One of Detroit’s largest education philanthropies is expanding its presence in the city’s schools, laying out plans to spend upwards of $85 million by 2025 to train educators, help successful schools expand, and open new ones.
A year after hiring its first executive director, the Detroit Children’s Fund, one of the only major funders in Detroit that focuses exclusively on education, laid out a strategy to increase the number of high-quality schools in the city.
Jack Elsey, executive director of the Fund, said it plans to spend between $85 and $100 million in coming years, putting it at the top of the list of education philanthropies in Detroit.
Over the last decade, a total of $260 million in philanthropic dollars have gone to Detroit education, according to the Foundation Center, a nonprofit that tracks charitable giving. The Skillman Foundation (a Chalkbeat funder), the largest single donor during that period, has given $67.3 million to educational causes since 2008.
Elsey said it will take years to fundamentally alter an education system that offers few quality options to the city’s roughly 100,000 school-age children.
“There is no silver bullet for addressing school quality in Detroit,” Elsey told reporters Tuesday morning, adding that the Fund’s goal is to “make Detroit the best place to raise a family within a generation.”
The Fund has gotten off to a quick start since Elsey’s arrival, spending $7 million in the last year on a wide range of projects, including a major grant to a high-performing charter school network, the formation of a city-led education commission, a campaign to attract teachers to Detroit, and a program that trains school principals and their top advisors to raise standards in their school.
The Children’s Fund receives much of its funding from Skillman, but it is supported by other big names in Detroit business and philanthropy, including the Ford Foundation, Quicken Loans, and General Motors, as well as individual donors.
“The magnitude is significant and important, but more important that the magnitude or volume of the dollars is how and where those dollars are focused,” said Punita Thurman, who leads education strategy at Skillman, adding, “The most important thing in changing academic outcomes for kids is the quality of the teacher. And nothing matters more to a great teacher than having a great leader.”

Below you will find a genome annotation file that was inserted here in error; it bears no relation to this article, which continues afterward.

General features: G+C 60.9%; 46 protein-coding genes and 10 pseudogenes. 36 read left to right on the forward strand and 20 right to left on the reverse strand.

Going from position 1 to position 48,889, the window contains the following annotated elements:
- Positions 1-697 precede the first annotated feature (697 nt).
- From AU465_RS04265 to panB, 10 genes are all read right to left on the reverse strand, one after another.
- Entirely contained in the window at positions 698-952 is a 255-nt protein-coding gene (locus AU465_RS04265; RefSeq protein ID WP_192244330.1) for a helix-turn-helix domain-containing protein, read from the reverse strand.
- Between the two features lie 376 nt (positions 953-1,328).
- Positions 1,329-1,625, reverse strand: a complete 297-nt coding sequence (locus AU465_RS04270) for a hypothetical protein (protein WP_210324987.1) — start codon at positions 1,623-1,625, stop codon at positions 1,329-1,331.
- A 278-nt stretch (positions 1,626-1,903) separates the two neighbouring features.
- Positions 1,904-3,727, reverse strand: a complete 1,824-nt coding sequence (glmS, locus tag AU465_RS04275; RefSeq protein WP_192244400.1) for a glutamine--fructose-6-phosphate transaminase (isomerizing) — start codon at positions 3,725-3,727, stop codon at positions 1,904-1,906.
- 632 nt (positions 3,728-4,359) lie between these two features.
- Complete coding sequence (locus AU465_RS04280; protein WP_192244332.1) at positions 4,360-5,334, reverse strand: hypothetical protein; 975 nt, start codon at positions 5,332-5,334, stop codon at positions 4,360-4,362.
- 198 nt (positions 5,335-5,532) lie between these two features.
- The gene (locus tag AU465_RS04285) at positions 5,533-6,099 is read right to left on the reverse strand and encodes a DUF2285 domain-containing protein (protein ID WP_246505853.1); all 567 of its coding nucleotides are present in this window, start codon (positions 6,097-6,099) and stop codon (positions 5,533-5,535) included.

The announcement comes on the heels of a $50 million pledge from the Kresge Foundation to help open a new “cradle-to-college” school that will be run by Detroit’s main district. (Kresge also helps fund Chalkbeat.)
In recent years, Skillman spent millions to help parents navigate the city’s complex school landscape with school guides and a rating system. Though it still plans to fund a school grading system, the Children’s Fund will spend most its dollars to help the schools themselves improve, Elsey said.
When the school grades are published next fall, the Fund will use them to inform its decisions about which schools to fund — raising the stakes of the letter grades, which will also be used in state decisions about closing low-performing schools.
In the meantime, the Fund is backing schools based largely on test score improvements rather than overall scores, which are correlated with factors that are out of a school’s control, such as poverty.
It spent $5 million in its first year to fund expansions at Detroit Edison Public School Academy, New Paradigm College Prep, New Paradigm Loving Academy, and University Yes, citing growth on student test scores that outpaced the state average. At New Paradigm College Prep, for example, students’ scores improved 20 percent more than their peers at other Michigan schools.
The Fund will invest in both charter and traditional schools, though Elsey said it won’t fund charters that are run by for-profit companies.
Looking at test score growth, Elsey said about 10 percent of Detroit schools are “high quality,” meaning they are in the top 20 percent in the state.
“One in 10 is a travesty,” he said. The Fund hopes to increase the percentage of high quality schools to 33 percent by 2025.
Among the Fund’s plans for the next year: helping the Detroit district open new schools. It gave an innovative new school on the campus of Marygrove College several hundred thousand dollars to pay staff before it opens its doors next fall, and Elsey said he is in conversation with Superintendent Nikolai Vitti about opening one or two more schools by then.
“We’re in early conversations with the district,” Elsey said. “I think there are some early ideas out there to start new schools that have an opportunity to start on the right foot, that have great leadership, that have full teaching staff, that are attractive to parents.”